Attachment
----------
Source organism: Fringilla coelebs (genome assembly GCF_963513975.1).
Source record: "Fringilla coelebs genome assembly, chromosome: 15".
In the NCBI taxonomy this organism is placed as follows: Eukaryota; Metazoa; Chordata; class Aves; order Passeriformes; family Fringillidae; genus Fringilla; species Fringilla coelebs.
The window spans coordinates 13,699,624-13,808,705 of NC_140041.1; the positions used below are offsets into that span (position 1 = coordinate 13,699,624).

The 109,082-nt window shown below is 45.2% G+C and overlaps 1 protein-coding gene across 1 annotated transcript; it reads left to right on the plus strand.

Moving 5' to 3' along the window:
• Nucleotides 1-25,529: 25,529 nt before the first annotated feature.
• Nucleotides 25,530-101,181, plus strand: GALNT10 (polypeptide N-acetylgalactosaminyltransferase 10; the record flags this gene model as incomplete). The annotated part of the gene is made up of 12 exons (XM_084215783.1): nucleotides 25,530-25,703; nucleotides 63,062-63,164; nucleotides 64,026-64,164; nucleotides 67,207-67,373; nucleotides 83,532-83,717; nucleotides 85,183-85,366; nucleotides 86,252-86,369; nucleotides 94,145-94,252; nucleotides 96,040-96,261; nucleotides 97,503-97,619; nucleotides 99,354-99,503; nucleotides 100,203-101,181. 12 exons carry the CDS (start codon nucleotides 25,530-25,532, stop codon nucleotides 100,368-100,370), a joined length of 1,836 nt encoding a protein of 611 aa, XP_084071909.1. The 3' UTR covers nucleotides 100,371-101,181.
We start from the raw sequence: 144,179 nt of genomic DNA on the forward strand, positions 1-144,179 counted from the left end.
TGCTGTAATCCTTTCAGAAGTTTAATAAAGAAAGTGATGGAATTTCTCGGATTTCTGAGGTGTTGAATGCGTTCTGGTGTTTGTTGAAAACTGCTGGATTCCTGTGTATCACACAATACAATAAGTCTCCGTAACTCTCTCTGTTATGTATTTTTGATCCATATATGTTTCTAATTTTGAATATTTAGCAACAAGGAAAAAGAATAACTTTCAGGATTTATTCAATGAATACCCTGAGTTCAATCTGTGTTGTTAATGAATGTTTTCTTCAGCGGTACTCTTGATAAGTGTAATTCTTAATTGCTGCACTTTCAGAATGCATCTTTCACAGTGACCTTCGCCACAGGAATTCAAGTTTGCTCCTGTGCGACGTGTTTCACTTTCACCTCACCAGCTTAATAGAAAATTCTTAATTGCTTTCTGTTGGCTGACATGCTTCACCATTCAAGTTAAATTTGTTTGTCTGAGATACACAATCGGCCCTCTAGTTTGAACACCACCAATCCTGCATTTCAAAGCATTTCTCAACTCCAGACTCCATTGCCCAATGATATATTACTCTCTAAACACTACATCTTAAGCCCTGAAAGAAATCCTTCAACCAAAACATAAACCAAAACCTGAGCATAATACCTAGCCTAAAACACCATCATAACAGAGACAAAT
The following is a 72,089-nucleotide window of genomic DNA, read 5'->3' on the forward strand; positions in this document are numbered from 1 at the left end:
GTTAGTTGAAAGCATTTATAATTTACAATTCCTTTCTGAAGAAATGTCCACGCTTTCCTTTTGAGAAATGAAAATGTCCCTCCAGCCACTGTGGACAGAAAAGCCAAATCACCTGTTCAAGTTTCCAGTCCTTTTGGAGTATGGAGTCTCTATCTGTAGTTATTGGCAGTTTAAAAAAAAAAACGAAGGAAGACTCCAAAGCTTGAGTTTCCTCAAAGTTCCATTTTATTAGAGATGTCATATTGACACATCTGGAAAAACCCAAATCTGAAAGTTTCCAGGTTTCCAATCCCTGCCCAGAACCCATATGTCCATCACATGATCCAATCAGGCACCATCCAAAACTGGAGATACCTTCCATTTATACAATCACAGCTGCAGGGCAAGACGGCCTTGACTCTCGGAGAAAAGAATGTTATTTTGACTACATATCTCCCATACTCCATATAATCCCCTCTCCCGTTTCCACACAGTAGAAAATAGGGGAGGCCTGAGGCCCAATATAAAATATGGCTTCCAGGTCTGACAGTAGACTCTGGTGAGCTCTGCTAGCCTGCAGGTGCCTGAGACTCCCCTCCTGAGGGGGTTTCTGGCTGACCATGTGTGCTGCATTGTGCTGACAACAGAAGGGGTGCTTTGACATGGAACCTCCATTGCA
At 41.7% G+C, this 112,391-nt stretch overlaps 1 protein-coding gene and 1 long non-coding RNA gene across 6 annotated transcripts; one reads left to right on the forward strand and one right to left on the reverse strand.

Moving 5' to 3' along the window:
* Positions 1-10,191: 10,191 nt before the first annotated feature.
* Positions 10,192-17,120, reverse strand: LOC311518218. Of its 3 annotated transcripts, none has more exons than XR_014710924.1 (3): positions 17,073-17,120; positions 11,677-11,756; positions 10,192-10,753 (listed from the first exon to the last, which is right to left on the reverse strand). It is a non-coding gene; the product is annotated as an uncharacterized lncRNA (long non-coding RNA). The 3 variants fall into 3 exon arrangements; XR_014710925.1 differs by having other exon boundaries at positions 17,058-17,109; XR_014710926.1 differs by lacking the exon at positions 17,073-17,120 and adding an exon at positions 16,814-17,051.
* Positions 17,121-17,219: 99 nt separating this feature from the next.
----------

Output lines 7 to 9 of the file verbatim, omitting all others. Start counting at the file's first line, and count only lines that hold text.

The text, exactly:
• Nucleotides 1-25,529: 25,529 nt before the first annotated feature.
• Nucleotides 25,530-101,181, plus strand: GALNT10 (polypeptide N-acetylgalactosaminyltransferase 10; the record flags this gene model as incomplete). The annotated part of the gene is made up of 12 exons (XM_084215783.1): nucleotides 25,530-25,703; nucleotides 63,062-63,164; nucleotides 64,026-64,164; nucleotides 67,207-67,373; nucleotides 83,532-83,717; nucleotides 85,183-85,366; nucleotides 86,252-86,369; nucleotides 94,145-94,252; nucleotides 96,040-96,261; nucleotides 97,503-97,619; nucleotides 99,354-99,503; nucleotides 100,203-101,181. 12 exons carry the CDS (start codon nucleotides 25,530-25,532, stop codon nucleotides 100,368-100,370), a joined length of 1,836 nt encoding a protein of 611 aa, XP_084071909.1. The 3' UTR covers nucleotides 100,371-101,181.
We start from the raw sequence: 144,179 nt of genomic DNA on the forward strand, positions 1-144,179 counted from the left end.